Lieutenant Henry Percy Connar


Henry Percy Connar was born on 14 September 1890 at 8 Garmoyle Terrace, Belfast, the twelfth of fourteen children of National School teachers James Connar and his wife Isabella (nee Lindsay). He was educated at Skegoneil School and Esdales College, Belfast, and by 1911 was living with his family at 20 Chichester Avenue and working as a commission agent.

Connar enlisted in the North Irish Horse at Belfast on 3 September 1914 (No.1091). He embarked for France with D Squadron on 1 May 1915.

On 30 December 1915 he applied for a commission in the Royal Irish Fusiliers. He left France in March the following year, reporting for duty at No.7 Officer Cadet Battalion at the Curragh on 29 May.

Connor was commissioned as a 2nd lieutenant on 26 September 1916 and was posted to the General List of officers for duty with the Royal Flying Corps. After several months in the Balloon Training Wing, on 27 April 1917 Connor transferred to the Royal Irish Fusiliers. (He married Kathleen Mary Stracey at St Anne's in Belfast the following day.) He arrived in France on 15 May and was posted to the 9th (Service) Battalion, joining it in the field on the Ypres front a fortnight later. He was posted to C Company.

Connor saw action with the battalion at the Battle of Messines on 7 June and Battle of Langemarck on 16 August 1917. For a short period from 30 June he was attached to the 12th Battalion, Royal Irish Rifles.

On 27 December 1917 Connar transferred to the Tank Corps, leaving France for training at the Tank Corps depot at Bovington Camp in England. He was posted to the 16th Battalion. He was promoted to lieutenant on 26 March 1918.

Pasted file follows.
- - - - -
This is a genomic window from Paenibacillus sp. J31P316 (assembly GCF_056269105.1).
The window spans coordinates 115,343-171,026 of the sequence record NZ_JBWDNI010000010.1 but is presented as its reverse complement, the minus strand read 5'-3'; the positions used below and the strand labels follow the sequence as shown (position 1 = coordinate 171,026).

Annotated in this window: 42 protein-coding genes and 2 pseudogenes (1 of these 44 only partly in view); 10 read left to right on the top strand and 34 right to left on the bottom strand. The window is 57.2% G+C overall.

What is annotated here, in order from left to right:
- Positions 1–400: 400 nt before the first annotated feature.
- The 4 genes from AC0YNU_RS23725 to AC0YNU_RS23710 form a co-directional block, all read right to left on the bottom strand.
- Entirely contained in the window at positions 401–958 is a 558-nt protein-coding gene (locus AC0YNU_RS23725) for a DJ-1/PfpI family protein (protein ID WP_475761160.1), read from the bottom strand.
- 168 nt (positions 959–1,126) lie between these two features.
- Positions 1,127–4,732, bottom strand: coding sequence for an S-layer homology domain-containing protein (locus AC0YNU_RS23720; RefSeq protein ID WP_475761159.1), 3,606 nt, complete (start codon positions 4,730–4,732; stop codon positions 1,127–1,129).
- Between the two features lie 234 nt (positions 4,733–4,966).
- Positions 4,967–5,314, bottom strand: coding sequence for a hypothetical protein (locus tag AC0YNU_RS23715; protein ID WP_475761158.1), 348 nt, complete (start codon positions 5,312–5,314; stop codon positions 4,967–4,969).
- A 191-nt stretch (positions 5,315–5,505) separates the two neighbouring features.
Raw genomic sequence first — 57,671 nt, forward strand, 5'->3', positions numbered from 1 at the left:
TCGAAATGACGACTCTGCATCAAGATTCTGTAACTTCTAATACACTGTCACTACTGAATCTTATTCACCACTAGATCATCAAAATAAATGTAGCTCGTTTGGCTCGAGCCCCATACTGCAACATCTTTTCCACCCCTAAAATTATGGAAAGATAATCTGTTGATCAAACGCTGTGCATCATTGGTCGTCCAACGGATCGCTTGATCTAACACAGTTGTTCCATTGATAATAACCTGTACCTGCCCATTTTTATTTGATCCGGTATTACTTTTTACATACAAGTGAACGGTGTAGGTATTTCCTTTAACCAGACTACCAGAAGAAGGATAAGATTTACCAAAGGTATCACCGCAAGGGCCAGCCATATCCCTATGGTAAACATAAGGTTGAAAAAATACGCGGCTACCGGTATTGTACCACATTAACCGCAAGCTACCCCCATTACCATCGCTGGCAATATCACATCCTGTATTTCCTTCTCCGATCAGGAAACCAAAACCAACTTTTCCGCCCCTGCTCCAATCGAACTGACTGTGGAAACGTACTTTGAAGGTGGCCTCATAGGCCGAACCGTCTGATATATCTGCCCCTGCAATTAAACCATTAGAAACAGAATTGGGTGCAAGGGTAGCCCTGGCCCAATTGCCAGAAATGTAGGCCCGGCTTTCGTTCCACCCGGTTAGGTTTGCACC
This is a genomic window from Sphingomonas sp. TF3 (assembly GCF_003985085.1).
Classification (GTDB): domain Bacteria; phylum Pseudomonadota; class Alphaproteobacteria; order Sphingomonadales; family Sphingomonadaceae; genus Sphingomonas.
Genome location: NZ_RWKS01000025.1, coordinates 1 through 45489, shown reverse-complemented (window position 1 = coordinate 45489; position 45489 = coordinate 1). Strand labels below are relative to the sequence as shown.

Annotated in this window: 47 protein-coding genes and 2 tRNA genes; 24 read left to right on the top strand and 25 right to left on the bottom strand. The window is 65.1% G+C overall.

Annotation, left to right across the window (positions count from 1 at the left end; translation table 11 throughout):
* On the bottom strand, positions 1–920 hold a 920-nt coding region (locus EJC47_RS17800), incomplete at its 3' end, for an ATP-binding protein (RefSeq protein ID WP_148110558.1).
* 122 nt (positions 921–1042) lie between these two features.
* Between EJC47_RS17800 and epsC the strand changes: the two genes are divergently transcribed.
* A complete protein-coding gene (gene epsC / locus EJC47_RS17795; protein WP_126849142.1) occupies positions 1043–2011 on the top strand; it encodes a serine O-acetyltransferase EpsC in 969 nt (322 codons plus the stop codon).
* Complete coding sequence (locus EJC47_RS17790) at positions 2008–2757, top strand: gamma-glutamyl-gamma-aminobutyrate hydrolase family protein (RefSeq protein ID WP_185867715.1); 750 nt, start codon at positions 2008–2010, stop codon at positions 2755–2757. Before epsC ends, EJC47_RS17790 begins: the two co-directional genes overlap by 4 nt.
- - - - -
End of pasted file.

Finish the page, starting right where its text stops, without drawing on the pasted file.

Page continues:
On 29 July Connar was proceeding to his quarters prior to leaving for Dorchester to purchase stores of behalf of his company. On turning by Bovington Post Office he swerved to avoid colliding with a motor lorry. The pedal of his bicycle caught the road, throwing him off and causing a bad break to his ankle. He saw no further active service and on 18 November 1918 applied for a war gratuity as a result of the accident and the impact it had on his prospects for resuming his work as a commercial traveller.

Connar was released from service on 25 February 1919 and relinquished his commission on 1 September 1921. He lived at 'Whinfield', Greenisland, County Antrim.

In February 1934 he was appointed as a clerk, special class, Inland Revenue Department.

When war was declared in 1939 he unsuccessfully applied for an appointment in the Army Officers' Emergency Reserve.


Connar's brother, James Roy Lindsay Connar, also served in the North Irish Horse. He also went to France with D Squadron, and was later commissioned, serving in the Royal Irish Fusiliers before being badly wounded on 21 March 1918.